see also fs Pythagoras by will.i.ૐ
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Composite stacks yield the smallest matrix currently possible for this charming design. Though a more refined 2-times expansion is easy enough to imagine, economy of brick and scale lead to more efficient and exciting brick substitutions.
Don’t be a cog, try a clone and create your own variants! :-)
More to come...
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Congratulations! FontStruct Staff have deemed your FontStruction worthy of special mention. “fs Cognate” is now a Top Pick.
Greeeeat Font! Congrats from my heart for the TP!
P.S.: I was trying some similar, only over the paper. But yours is genial!. 10/10, of course!
@meek: Thank you for recognizing my FontStruction! :)
@elmoyenique: Thank you, my friend. I would love to know what grid-resolution you were working with in your paper explorations. I would also be interested to see images of your sketches to see how the designs are interrelated. Wow, right as I typed that request you posted the sample image above. Fantastic! ; )
@elmoyenique: First of all, I smile warmly at the custom brick you use for the “nuts & bolts” of your sketch. It is creative beyond the current limitations of the FontStructor as you imply an intersection or subtraction of two shapes. I like that we should not limit our imagination as far as the possibilities of our systems!
As you illustrate, the node points – the loci of connection – can be rendered in a wide variety of manner (for different special effects, weights, etc.) as well, the strokes and stems connecting them can vary quite a bit.
I have invited fsers to clone this FontStruction and try out various brick substitutions to explore these possibilities. Further, if one takes the time to understand how the custom stacked composites relate to the overall design, an entire new set of corresponding bricks can be designed and easily swapped in with smooth and unique results. Adjustments to the glyph structure (or even adding serifs or script connectors) can then enhance the character of the fresh new design.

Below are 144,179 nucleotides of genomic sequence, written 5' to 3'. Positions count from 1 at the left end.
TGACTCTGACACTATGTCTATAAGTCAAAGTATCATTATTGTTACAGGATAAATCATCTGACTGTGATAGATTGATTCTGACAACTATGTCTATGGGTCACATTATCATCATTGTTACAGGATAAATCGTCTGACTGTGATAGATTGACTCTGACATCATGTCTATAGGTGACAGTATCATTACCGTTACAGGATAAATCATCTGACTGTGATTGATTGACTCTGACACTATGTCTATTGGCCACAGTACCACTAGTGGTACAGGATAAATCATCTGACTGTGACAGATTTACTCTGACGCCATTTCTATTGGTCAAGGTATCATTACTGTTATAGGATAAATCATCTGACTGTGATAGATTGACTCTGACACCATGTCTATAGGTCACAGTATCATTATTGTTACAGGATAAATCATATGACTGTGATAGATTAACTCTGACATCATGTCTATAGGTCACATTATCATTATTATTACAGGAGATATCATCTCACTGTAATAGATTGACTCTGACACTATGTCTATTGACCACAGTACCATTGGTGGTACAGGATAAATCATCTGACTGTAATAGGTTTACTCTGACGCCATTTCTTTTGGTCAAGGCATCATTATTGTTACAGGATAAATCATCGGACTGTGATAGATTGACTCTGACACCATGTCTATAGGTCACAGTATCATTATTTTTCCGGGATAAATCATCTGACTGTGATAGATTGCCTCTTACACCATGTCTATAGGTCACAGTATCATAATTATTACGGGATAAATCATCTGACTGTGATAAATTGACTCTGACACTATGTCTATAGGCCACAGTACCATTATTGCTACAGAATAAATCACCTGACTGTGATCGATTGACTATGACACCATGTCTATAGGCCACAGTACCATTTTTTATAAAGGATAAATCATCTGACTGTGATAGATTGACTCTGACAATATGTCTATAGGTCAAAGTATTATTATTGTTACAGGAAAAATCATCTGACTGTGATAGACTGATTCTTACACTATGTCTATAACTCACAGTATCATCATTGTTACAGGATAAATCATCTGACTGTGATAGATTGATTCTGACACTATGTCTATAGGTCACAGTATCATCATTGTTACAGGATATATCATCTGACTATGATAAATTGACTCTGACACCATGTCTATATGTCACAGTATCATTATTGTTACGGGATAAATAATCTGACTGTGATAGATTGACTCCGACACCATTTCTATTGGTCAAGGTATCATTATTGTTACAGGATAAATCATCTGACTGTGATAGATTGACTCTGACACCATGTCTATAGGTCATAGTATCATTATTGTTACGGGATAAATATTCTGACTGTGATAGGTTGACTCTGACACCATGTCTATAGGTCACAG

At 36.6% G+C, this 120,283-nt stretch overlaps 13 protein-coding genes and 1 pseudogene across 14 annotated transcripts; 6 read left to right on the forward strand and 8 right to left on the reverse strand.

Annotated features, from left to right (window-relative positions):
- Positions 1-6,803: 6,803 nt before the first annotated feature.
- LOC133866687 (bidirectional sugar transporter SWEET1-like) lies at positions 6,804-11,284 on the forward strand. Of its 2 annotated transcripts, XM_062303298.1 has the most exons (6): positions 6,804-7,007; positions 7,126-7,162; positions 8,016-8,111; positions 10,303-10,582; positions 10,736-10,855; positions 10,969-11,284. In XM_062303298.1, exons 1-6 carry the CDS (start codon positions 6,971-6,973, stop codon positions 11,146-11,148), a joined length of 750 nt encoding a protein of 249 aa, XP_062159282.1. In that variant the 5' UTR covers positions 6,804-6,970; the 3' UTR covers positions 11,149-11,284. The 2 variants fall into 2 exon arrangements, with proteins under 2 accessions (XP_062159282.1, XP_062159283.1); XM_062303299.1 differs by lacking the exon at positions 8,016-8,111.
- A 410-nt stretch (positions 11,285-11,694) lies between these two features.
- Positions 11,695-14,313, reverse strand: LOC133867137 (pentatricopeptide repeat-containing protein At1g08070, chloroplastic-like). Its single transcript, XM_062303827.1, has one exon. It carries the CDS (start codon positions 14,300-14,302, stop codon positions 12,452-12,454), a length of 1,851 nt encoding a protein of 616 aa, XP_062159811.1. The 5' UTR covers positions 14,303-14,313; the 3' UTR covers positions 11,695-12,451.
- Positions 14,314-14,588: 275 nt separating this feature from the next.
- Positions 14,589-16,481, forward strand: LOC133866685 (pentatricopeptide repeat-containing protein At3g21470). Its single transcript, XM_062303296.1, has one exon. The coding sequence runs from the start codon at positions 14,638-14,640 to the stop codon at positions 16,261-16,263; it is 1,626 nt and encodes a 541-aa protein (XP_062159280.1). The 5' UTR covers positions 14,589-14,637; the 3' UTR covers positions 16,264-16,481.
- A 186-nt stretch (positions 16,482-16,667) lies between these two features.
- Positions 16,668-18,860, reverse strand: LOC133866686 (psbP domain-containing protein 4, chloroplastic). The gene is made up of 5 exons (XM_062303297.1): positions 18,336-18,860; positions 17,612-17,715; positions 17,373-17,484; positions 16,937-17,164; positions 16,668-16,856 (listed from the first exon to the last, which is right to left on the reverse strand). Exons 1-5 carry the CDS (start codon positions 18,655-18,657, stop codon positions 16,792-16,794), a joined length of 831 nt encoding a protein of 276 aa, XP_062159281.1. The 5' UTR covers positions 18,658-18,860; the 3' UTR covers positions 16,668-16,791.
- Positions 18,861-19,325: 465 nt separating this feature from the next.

The biggest difference between our approaches (and again, not one that the FontStructor disallows): a parametric variation of the grid we used (see Gustavo Ferriera’s excellent and recently released Elementar font system for an understanding of this terminology). I added an extra half-nodebrick to the capital letter width and did not attempt a monospaced design.
Thanks again for all the compliments and for sharing your fascinating sketch!
Impressive job! :-) 10/10
elmoyenique's sketches remind me of the bolts I did as punctuation/decoration for Acciaieria.
Hey, It's only a poor skecht. And you be careful: I have +-200 sketches like this! (not all are so beautiful like this one)...
@riccard0: Many thanks! : ) I would like to see this font of yours you mention but that I could not locate.
@elmo: I agree, it is a beautiful sketch. Even more impressive would be to leaf through your book of sketches and see all the different ideas you’re working on. But then, that’s why I appreciate the releases they eventually become. :)
Lol I almost tried to do one almost just like this a few days before you posted this :P
@crispycracker: Thanks, sounds like some classic fontstructing synchronicity. You, me, and elmoyenique all on the same page! :)
Let mirth be your guide in finishing your design, then. Or, you can clone this one and take it in an entirely different direction, like I did with fs Pythagoras. Playing with substitutions and fantastical low-res brick phantasies can lead to unexpected and innovative ideas.
This is really, really cool!
I've tried to do this style so many times. You nailed it.
I made the same in raster over 20 years ago (for a cracktro that even the pros remembered…), with a bit more elements. Cool to See a fonT version ! BTW, more possibilities (and less difficulties) when considering some rotations, hopefully.
PS. I mean 'z' rotations, not x/y ones, of course…
A very even, handwritten flow despite the inherent rigidity of its forms. The sprightly, angular effect is reminiscent of the lively lettering found in mid-century advertising.
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